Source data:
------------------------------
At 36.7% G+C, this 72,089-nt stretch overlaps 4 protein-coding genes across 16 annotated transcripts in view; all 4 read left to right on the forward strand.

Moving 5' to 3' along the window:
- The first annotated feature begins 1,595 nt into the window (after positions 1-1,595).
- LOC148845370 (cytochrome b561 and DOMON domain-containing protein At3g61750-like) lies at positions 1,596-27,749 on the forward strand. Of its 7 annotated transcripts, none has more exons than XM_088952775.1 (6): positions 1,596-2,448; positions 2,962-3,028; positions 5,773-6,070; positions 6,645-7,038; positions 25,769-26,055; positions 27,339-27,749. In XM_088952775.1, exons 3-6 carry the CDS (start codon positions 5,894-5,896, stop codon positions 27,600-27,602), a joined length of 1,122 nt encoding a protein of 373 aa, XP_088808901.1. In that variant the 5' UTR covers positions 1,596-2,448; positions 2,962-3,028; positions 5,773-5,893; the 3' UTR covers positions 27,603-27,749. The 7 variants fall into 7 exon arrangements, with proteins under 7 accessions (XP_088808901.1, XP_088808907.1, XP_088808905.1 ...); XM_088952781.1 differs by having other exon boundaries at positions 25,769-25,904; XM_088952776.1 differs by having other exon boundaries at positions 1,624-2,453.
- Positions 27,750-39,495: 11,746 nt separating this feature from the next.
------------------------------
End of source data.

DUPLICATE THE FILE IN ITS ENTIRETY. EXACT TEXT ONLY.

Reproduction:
At 36.7% G+C, this 72,089-nt stretch overlaps 4 protein-coding genes across 16 annotated transcripts in view; all 4 read left to right on the forward strand.

Moving 5' to 3' along the window:
- The first annotated feature begins 1,595 nt into the window (after positions 1-1,595).
- LOC148845370 (cytochrome b561 and DOMON domain-containing protein At3g61750-like) lies at positions 1,596-27,749 on the forward strand. Of its 7 annotated transcripts, none has more exons than XM_088952775.1 (6): positions 1,596-2,448; positions 2,962-3,028; positions 5,773-6,070; positions 6,645-7,038; positions 25,769-26,055; positions 27,339-27,749. In XM_088952775.1, exons 3-6 carry the CDS (start codon positions 5,894-5,896, stop codon positions 27,600-27,602), a joined length of 1,122 nt encoding a protein of 373 aa, XP_088808901.1. In that variant the 5' UTR covers positions 1,596-2,448; positions 2,962-3,028; positions 5,773-5,893; the 3' UTR covers positions 27,603-27,749. The 7 variants fall into 7 exon arrangements, with proteins under 7 accessions (XP_088808901.1, XP_088808907.1, XP_088808905.1 ...); XM_088952781.1 differs by having other exon boundaries at positions 25,769-25,904; XM_088952776.1 differs by having other exon boundaries at positions 1,624-2,453.
- Positions 27,750-39,495: 11,746 nt separating this feature from the next.